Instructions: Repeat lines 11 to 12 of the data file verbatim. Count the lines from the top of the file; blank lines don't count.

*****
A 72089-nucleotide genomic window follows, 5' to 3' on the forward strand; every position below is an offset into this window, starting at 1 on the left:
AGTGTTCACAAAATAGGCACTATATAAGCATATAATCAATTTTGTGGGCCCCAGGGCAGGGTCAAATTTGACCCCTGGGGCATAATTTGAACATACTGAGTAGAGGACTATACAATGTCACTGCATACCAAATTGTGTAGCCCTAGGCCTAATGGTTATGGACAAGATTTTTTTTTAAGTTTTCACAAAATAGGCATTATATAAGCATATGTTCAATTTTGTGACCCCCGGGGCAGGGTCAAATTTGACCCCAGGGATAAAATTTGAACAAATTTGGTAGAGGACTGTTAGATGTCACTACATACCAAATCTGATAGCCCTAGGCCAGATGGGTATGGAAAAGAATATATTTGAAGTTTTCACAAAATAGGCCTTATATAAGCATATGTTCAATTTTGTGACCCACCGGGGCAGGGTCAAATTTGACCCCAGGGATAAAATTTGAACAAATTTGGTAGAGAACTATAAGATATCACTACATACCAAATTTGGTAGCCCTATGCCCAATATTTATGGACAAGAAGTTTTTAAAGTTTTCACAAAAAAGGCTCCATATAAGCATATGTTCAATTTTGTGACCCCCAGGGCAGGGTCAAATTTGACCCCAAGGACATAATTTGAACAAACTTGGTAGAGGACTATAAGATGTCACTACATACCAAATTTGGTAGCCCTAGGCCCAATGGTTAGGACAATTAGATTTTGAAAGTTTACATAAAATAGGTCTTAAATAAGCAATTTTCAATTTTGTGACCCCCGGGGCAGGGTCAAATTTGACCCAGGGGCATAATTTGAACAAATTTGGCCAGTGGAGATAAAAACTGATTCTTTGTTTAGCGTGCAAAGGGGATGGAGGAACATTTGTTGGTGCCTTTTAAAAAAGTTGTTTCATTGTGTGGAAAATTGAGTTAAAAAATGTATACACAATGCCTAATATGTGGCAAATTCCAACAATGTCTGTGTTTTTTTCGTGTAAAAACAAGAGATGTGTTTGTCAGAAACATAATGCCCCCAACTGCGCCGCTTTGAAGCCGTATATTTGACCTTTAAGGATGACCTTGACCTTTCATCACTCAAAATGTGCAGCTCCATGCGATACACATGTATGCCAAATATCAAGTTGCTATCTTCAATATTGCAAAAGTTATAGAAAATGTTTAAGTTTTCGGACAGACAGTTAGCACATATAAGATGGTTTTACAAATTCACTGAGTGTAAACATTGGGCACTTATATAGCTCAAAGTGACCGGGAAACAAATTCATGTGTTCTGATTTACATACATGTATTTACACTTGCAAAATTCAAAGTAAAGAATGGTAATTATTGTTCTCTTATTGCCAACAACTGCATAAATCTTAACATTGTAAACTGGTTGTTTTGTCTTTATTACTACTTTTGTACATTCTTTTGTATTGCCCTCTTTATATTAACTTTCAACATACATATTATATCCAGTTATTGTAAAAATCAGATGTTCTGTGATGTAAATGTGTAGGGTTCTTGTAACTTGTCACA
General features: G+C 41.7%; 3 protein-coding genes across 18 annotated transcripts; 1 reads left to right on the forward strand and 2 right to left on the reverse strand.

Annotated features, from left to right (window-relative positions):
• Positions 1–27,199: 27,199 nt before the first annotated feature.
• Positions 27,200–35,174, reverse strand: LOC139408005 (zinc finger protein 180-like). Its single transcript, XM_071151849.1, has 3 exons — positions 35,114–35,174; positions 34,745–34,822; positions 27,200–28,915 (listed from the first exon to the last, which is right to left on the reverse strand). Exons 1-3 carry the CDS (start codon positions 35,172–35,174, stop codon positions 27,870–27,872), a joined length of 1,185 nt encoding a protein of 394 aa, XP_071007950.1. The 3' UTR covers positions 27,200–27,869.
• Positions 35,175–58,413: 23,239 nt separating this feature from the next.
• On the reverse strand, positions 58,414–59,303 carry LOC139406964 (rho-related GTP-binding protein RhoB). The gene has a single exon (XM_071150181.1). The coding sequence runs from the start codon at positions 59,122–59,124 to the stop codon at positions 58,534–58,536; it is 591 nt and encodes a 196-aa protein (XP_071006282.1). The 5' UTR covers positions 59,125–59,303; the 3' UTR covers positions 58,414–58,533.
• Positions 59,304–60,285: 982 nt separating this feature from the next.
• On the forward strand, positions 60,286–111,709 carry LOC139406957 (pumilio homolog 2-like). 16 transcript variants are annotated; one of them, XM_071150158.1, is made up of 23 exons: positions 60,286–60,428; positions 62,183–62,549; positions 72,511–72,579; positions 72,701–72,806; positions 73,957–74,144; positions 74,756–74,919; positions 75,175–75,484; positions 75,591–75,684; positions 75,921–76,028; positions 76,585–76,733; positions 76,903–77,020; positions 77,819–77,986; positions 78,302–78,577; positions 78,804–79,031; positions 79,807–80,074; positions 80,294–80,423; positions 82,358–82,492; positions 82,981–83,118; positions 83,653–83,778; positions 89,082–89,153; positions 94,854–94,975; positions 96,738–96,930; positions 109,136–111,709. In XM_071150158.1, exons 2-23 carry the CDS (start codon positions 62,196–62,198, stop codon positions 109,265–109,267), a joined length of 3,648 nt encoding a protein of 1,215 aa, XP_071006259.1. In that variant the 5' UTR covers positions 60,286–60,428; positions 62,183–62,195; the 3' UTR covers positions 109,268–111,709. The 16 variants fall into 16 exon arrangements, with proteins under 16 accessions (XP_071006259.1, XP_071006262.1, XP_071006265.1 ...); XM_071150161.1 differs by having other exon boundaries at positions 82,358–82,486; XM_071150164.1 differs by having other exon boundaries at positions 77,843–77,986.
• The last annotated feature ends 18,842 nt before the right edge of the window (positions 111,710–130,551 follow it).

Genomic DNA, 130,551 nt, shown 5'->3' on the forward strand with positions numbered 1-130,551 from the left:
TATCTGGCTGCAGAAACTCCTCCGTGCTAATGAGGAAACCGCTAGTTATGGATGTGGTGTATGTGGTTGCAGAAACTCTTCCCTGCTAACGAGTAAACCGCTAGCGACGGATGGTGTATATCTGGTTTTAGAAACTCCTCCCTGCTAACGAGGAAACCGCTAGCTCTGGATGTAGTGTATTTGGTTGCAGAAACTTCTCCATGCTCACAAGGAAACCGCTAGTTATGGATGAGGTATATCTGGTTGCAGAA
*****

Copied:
• The last annotated feature ends 18,842 nt before the right edge of the window (positions 111,710–130,551 follow it).

Genomic DNA, 130,551 nt, shown 5'->3' on the forward strand with positions numbered 1-130,551 from the left: